Various frames of one of the Rosetta Stones rotated in different angles. This set of tiles are stored among the graphics used for fonts and HUD. The second tile is used in the second area of Mission 3, as the Ashura statue at the background can be seen holding a stone until it disappears after the boss is defeated.
These unused graphics are specific to the Japanese version. Unlike the English version, which uses a font set to compose every message in the game, all the messages were written directly into the graphic tiles, likely in order to get around having to draw a whole new font set for a game with minimal dialogue. Almost everything is used, except for the following three messages.
|017||It is unknown where exactly this track was supposed to be played at, but it is located between the music used for Missions 5-3 and 5-4. A rendition of this track is played in Mission 5-3 in the NES version.|
If the game ever crashes, it'll display this exception handler.
Present at 0x100 in the main CPU are some hidden developer credits.
**************************************************************** * SYSTEM MAIN PROGRAM << SYSTEM.S >> * *Designed: N.takioka 1990-06-15 * *Coded : N.takioka 1990-06-15 * *Copyright(C) 1990 Technos Japan Corp. All rights reserved * ****************************************************************
The biggest difference between the US and Japanese versions are the presence of item shops in the former. The US version features an item shop at the start of the first three stages and an additional fourth one in the middle of Mission 5. In these shops, the player can obtain all sorts of powerups by using more credits. Since these item shops are inaccessible in the Japanese version, the game was adjusted accordingly to accommodate their removal.
- The US version only allows the player to start the game as one of the Lee brothers (Billy, Jimmy, or Sonny). The other character types (the Urquidez, Chin, and Oyama brothers) must be unlocked by purchasing the "extra guys" option from the item shops and each one can only be obtained from a specific stage (for example, the reserved fighter the player will get from the first stage will be an Urquidez brother), meaning that not all the character types can be used until the third stage. The new character will then appear when the current one dies (up to three fighters can be stock-up in reserve), but the player will default back to the Lee brother character if they run out of reserve fighters and use a credit to continue. The Japanese version allows the player to start the game as any character type and even change to another one when continuing.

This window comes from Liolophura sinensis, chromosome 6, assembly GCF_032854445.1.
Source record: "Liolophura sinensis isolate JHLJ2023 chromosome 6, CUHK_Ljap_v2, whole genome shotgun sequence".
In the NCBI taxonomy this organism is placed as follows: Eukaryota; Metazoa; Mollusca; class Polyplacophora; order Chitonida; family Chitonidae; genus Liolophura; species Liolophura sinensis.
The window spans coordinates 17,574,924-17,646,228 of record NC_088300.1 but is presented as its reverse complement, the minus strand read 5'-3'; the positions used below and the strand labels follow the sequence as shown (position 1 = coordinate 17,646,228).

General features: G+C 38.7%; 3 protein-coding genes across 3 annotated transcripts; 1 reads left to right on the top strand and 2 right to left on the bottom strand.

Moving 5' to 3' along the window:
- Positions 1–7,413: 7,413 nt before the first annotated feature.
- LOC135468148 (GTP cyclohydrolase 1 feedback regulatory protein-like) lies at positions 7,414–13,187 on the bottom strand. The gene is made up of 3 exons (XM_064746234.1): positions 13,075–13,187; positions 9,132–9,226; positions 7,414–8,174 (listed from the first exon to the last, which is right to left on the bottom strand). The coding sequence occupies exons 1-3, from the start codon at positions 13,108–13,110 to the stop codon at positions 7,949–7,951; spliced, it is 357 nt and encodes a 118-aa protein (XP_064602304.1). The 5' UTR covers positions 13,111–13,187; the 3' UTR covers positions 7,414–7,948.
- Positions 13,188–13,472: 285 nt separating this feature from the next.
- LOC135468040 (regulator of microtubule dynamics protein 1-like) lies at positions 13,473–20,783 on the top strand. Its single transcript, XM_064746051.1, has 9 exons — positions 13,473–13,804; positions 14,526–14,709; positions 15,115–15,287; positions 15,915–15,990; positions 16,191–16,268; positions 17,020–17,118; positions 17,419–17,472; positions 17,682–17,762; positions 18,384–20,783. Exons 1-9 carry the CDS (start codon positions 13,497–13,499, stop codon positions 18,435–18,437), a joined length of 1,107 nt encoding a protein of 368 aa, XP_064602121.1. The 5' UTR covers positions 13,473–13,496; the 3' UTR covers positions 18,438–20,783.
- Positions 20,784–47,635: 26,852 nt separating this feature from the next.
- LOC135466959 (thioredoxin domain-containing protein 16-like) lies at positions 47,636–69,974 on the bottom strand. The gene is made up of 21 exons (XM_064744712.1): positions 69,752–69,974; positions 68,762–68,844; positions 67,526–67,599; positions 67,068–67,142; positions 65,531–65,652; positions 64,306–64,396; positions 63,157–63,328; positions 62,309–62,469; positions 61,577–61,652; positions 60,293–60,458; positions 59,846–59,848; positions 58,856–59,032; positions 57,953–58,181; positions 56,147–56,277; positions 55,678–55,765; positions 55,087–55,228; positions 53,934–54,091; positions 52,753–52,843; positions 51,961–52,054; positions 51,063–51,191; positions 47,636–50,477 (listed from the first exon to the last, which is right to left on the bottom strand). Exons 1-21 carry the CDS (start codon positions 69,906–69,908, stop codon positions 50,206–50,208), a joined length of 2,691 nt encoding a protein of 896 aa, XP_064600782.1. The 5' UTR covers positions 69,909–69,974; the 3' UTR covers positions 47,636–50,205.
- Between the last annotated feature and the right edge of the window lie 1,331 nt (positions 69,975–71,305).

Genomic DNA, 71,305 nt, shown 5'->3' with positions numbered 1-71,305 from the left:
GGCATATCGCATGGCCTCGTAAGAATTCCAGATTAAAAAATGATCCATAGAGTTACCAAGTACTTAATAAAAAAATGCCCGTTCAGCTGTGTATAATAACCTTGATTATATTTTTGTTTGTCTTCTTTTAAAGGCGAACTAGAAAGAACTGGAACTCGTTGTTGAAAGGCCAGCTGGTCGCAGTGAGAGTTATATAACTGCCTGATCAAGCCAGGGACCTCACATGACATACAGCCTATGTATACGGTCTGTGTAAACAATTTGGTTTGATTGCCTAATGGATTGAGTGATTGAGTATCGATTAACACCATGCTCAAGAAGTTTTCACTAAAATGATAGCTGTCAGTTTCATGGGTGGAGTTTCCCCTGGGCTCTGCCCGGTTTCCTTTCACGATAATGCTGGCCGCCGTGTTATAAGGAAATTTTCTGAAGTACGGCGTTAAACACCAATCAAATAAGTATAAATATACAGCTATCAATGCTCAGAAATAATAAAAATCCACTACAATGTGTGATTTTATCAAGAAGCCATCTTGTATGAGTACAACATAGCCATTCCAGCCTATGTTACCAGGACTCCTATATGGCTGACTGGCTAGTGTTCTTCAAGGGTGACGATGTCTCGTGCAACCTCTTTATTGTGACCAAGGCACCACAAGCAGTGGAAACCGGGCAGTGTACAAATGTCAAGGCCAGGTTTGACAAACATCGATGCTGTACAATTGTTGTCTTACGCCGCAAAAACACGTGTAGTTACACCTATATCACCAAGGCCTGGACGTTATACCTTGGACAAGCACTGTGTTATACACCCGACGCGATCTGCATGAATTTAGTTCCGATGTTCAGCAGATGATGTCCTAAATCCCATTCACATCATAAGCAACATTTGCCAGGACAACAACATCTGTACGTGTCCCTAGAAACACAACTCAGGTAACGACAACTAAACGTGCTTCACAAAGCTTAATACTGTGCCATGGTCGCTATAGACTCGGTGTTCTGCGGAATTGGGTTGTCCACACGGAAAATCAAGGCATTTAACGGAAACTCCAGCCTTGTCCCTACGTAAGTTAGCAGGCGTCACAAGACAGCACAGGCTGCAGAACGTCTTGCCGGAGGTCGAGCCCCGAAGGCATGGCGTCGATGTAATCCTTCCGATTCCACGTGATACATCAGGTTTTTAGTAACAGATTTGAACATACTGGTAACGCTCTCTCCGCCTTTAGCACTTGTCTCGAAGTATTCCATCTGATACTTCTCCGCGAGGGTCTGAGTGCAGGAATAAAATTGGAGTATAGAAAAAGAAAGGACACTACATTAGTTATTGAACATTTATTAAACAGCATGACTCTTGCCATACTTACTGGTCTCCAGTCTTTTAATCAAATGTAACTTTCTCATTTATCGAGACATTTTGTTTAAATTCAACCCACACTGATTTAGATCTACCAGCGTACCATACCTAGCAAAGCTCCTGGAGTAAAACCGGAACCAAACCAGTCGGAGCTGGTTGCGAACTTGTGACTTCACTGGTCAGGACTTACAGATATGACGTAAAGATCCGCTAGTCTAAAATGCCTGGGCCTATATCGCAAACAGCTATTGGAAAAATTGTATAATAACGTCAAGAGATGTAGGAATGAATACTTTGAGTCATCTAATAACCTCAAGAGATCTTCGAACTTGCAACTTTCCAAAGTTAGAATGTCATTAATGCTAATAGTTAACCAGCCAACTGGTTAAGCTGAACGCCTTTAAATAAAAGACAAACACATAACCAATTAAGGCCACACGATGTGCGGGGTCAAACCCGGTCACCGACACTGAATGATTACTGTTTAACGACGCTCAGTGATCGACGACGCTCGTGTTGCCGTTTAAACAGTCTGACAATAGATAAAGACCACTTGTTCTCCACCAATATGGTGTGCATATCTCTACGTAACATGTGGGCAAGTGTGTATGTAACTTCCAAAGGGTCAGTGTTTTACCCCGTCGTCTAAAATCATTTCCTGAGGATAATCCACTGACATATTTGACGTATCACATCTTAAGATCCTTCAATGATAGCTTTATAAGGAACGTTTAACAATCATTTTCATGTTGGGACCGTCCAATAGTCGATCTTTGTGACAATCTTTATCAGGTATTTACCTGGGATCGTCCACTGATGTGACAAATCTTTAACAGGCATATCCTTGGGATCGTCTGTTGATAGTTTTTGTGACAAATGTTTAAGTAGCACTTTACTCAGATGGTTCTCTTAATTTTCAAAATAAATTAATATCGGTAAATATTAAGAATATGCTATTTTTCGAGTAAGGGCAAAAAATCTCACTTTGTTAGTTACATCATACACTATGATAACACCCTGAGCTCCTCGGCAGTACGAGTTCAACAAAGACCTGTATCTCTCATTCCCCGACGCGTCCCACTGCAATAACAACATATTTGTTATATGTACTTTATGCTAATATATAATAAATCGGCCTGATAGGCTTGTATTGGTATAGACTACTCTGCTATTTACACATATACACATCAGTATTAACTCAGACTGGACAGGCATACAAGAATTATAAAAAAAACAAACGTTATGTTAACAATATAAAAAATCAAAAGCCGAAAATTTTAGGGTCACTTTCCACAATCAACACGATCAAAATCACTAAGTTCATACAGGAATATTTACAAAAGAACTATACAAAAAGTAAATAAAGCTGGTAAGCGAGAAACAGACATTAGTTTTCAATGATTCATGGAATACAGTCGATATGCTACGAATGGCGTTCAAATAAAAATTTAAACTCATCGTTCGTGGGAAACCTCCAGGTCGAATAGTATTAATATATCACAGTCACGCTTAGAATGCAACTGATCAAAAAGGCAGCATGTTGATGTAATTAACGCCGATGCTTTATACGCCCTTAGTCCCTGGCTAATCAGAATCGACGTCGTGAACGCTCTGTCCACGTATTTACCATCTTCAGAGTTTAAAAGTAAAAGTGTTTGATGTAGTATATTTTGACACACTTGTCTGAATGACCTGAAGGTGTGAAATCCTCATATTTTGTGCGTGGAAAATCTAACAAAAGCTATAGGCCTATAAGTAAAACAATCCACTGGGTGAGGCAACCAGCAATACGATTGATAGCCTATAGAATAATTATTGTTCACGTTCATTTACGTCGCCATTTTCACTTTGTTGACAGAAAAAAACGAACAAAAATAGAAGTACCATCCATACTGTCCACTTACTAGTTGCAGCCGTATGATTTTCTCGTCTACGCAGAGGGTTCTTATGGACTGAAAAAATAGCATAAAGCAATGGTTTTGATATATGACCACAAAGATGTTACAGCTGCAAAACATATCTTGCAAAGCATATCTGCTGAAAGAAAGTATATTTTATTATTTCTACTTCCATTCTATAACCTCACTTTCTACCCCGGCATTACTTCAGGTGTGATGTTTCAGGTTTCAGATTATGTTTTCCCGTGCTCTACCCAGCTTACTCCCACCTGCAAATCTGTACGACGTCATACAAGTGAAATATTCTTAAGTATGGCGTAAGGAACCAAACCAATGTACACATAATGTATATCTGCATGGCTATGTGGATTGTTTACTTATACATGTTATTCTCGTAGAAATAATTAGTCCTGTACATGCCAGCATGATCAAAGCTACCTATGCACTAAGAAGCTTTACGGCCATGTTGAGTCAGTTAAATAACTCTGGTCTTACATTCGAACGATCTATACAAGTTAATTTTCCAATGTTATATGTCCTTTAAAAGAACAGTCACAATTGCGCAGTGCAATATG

- The hurricane kick and jumping throw can only be performed in the US version by purchasing "tricks" from the item shop. While these two techniques are transferred over from the player's current character to the next reserved fighter, the player will lose the ability to use them once all the reserved fighters have been lost, forcing them to purchase the "tricks" item again to unlock these moves. In the Japanese version both techniques are available by default but the input method for the hurricane kick was made trickier to pull off, requiring the player to push jump and then kick in very quick succession.
- Weapons can be purchased in the US version from Mission 2 and onward while controlling a Lee brother, with the available options being a nunchaku in Mission 2 and a sword in Missions 3 and 5. In the Japanese version, weapons are instead found lying around in certain areas and the nunchaku can be obtained as early as the first area of Mission 1.
The game starts in front of the very first item shop in the US version. In the Japanese version, this portion of the area was cut and the starting point was moved to the front of the Power Records building that follows it, resulting in a smaller playing field.
The pitfall and conveyor belt in the second area of the first stage are absent in the Japanese version, leaving an unusual blank space at the bottom of the area.
The item shops in the backgrounds of the later stages are still present, but they're no longer accessible, making them purely decorative.
- The strength of enemy attacks are 50% greater in the US version (e.g. an attack that does 8 points of the damage in the Japanese version, does 12 in the US version).
- The player starts each stage with temporary invincibility in the Japanese version.